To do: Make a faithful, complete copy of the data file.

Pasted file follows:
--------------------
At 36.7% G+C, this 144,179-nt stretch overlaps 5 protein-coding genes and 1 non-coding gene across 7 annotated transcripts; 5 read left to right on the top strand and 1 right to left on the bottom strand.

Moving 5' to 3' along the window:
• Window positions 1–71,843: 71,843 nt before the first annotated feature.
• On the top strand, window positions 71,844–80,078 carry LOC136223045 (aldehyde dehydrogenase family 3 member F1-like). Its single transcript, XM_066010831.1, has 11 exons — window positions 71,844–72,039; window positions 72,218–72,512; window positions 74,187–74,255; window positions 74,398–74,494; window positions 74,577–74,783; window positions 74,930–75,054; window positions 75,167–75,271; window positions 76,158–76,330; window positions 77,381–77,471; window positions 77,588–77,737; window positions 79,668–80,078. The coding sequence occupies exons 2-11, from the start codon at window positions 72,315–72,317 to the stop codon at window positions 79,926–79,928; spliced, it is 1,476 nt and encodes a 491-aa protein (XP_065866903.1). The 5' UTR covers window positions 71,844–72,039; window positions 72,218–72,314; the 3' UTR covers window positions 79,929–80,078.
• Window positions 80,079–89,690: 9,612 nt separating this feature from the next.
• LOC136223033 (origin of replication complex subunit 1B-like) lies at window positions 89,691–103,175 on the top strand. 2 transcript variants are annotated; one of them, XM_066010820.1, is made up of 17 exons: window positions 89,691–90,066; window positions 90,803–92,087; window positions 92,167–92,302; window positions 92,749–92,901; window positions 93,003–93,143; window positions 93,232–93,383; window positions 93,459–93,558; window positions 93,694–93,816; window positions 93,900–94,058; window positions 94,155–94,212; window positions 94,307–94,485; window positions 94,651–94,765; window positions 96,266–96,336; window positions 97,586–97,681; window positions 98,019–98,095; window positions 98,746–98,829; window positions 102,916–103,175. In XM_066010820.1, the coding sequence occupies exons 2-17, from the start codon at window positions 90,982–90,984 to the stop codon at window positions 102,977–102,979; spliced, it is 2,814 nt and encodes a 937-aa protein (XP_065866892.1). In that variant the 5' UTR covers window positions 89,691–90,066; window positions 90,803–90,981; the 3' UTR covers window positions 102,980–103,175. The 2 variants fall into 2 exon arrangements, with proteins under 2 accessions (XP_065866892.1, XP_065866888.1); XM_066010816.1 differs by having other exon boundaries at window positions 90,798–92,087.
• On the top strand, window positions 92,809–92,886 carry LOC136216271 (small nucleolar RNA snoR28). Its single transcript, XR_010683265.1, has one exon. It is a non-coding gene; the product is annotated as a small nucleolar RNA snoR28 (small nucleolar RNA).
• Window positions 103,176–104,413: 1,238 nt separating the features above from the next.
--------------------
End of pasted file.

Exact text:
At 36.7% G+C, this 144,179-nt stretch overlaps 5 protein-coding genes and 1 non-coding gene across 7 annotated transcripts; 5 read left to right on the top strand and 1 right to left on the bottom strand.

Moving 5' to 3' along the window:
• Window positions 1–71,843: 71,843 nt before the first annotated feature.
• On the top strand, window positions 71,844–80,078 carry LOC136223045 (aldehyde dehydrogenase family 3 member F1-like). Its single transcript, XM_066010831.1, has 11 exons — window positions 71,844–72,039; window positions 72,218–72,512; window positions 74,187–74,255; window positions 74,398–74,494; window positions 74,577–74,783; window positions 74,930–75,054; window positions 75,167–75,271; window positions 76,158–76,330; window positions 77,381–77,471; window positions 77,588–77,737; window positions 79,668–80,078. The coding sequence occupies exons 2-11, from the start codon at window positions 72,315–72,317 to the stop codon at window positions 79,926–79,928; spliced, it is 1,476 nt and encodes a 491-aa protein (XP_065866903.1). The 5' UTR covers window positions 71,844–72,039; window positions 72,218–72,314; the 3' UTR covers window positions 79,929–80,078.
• Window positions 80,079–89,690: 9,612 nt separating this feature from the next.
• LOC136223033 (origin of replication complex subunit 1B-like) lies at window positions 89,691–103,175 on the top strand. 2 transcript variants are annotated; one of them, XM_066010820.1, is made up of 17 exons: window positions 89,691–90,066; window positions 90,803–92,087; window positions 92,167–92,302; window positions 92,749–92,901; window positions 93,003–93,143; window positions 93,232–93,383; window positions 93,459–93,558; window positions 93,694–93,816; window positions 93,900–94,058; window positions 94,155–94,212; window positions 94,307–94,485; window positions 94,651–94,765; window positions 96,266–96,336; window positions 97,586–97,681; window positions 98,019–98,095; window positions 98,746–98,829; window positions 102,916–103,175. In XM_066010820.1, the coding sequence occupies exons 2-17, from the start codon at window positions 90,982–90,984 to the stop codon at window positions 102,977–102,979; spliced, it is 2,814 nt and encodes a 937-aa protein (XP_065866892.1). In that variant the 5' UTR covers window positions 89,691–90,066; window positions 90,803–90,981; the 3' UTR covers window positions 102,980–103,175. The 2 variants fall into 2 exon arrangements, with proteins under 2 accessions (XP_065866892.1, XP_065866888.1); XM_066010816.1 differs by having other exon boundaries at window positions 90,798–92,087.
• On the top strand, window positions 92,809–92,886 carry LOC136216271 (small nucleolar RNA snoR28). Its single transcript, XR_010683265.1, has one exon. It is a non-coding gene; the product is annotated as a small nucleolar RNA snoR28 (small nucleolar RNA).
• Window positions 103,176–104,413: 1,238 nt separating the features above from the next.